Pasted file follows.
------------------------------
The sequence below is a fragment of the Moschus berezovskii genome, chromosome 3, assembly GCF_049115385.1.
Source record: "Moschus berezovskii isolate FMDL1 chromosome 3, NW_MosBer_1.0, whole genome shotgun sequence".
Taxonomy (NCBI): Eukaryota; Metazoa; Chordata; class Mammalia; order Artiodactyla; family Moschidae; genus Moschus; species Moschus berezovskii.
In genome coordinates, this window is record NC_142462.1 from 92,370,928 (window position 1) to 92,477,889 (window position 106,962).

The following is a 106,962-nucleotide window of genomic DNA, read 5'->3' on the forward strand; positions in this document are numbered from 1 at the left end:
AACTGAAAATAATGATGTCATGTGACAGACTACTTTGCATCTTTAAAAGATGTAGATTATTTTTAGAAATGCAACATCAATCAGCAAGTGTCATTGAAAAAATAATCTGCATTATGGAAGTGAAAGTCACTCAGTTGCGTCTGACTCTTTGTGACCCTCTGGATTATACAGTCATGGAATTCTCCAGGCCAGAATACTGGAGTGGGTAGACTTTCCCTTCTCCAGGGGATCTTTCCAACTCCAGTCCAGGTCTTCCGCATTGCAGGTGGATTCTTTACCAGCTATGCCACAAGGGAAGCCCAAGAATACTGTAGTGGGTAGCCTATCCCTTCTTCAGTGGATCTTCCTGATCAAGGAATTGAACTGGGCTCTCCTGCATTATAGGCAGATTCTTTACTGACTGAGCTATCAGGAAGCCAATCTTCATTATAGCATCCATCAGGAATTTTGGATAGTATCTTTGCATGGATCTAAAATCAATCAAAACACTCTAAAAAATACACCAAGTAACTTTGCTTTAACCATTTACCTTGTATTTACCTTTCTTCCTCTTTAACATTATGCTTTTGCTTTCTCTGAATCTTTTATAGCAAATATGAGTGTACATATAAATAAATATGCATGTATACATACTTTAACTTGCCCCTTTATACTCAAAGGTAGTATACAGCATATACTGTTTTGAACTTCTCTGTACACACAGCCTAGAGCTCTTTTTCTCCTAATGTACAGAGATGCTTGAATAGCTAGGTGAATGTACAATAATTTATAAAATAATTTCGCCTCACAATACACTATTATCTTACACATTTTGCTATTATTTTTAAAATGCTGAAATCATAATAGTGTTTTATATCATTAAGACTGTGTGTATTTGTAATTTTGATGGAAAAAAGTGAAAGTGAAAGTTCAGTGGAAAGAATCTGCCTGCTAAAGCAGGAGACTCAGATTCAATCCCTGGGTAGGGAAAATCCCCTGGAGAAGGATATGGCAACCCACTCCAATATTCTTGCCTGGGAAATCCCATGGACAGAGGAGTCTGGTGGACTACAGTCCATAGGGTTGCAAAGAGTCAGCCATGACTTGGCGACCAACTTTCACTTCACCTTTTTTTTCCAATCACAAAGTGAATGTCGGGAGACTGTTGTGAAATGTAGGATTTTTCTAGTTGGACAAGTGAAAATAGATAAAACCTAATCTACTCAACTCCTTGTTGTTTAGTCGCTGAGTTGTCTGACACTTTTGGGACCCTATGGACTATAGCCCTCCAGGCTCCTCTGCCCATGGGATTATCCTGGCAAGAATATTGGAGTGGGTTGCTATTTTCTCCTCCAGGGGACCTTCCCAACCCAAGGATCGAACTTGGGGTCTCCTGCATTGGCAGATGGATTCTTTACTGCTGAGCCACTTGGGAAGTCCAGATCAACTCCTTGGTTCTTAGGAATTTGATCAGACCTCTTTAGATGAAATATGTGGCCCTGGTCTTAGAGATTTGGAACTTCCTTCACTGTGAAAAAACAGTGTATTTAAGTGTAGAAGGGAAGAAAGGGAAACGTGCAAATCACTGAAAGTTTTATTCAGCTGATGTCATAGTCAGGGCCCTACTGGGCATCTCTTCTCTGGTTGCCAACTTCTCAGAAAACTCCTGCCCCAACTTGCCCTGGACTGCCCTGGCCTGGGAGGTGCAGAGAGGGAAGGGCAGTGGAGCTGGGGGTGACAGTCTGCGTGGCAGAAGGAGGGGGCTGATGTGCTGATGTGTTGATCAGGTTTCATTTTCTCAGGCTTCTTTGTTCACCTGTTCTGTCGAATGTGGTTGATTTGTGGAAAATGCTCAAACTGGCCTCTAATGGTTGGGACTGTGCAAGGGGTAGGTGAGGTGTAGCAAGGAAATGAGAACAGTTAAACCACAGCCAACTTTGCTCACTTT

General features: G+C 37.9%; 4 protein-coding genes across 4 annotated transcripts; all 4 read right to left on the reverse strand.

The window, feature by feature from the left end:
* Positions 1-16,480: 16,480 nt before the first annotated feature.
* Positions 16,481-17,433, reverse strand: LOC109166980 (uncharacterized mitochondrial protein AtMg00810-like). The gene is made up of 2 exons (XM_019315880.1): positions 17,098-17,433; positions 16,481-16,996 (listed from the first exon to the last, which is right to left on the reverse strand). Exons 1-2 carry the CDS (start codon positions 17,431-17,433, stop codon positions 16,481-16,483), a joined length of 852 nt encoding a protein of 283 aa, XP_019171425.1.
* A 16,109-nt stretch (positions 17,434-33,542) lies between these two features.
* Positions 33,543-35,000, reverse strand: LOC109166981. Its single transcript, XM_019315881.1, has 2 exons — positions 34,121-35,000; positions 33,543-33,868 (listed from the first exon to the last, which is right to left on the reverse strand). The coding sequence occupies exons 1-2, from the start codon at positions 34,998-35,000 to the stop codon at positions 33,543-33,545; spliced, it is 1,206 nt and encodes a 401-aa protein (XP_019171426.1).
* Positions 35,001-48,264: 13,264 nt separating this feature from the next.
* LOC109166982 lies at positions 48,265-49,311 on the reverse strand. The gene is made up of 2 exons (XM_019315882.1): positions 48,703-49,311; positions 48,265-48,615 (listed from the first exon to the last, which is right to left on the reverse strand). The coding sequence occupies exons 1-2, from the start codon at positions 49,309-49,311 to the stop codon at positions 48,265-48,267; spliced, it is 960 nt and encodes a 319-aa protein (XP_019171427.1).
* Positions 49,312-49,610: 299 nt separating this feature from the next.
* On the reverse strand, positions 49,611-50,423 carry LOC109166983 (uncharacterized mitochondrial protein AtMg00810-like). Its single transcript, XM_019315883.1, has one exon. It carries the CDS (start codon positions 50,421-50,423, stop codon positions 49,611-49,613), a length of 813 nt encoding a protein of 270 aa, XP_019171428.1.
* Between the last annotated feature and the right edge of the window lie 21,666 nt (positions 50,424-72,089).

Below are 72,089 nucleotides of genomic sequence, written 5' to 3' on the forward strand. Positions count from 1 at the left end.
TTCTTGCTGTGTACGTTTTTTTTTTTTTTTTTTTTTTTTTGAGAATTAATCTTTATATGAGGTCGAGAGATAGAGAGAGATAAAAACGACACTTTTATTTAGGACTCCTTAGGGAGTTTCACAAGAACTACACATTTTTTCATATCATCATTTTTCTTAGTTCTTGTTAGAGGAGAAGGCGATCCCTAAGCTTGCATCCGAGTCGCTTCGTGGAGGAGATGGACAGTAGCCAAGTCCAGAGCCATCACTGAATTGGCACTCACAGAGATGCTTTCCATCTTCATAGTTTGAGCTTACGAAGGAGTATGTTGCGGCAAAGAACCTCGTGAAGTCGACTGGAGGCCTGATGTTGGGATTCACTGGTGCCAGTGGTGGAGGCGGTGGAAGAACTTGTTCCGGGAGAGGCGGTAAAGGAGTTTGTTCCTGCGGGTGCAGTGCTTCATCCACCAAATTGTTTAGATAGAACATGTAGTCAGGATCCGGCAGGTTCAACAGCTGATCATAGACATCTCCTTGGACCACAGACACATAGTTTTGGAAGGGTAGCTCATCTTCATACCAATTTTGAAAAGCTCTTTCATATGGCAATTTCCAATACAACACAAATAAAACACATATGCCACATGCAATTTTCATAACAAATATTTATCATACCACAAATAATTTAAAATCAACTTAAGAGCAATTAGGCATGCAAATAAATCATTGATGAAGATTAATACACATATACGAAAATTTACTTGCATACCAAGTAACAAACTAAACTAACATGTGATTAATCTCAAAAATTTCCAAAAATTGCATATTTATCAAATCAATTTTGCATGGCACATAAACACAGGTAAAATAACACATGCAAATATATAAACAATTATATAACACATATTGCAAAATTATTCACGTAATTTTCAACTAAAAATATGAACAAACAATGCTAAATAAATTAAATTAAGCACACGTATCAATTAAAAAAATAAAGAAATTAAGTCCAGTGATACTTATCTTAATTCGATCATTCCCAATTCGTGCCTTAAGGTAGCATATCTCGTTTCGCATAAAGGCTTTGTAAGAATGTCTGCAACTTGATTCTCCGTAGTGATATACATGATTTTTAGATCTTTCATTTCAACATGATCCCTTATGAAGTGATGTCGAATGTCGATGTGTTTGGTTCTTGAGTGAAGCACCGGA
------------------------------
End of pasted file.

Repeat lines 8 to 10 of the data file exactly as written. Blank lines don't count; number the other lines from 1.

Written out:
The window, feature by feature from the left end:
* Positions 1-16,480: 16,480 nt before the first annotated feature.
* Positions 16,481-17,433, reverse strand: LOC109166980 (uncharacterized mitochondrial protein AtMg00810-like). The gene is made up of 2 exons (XM_019315880.1): positions 17,098-17,433; positions 16,481-16,996 (listed from the first exon to the last, which is right to left on the reverse strand). Exons 1-2 carry the CDS (start codon positions 17,431-17,433, stop codon positions 16,481-16,483), a joined length of 852 nt encoding a protein of 283 aa, XP_019171425.1.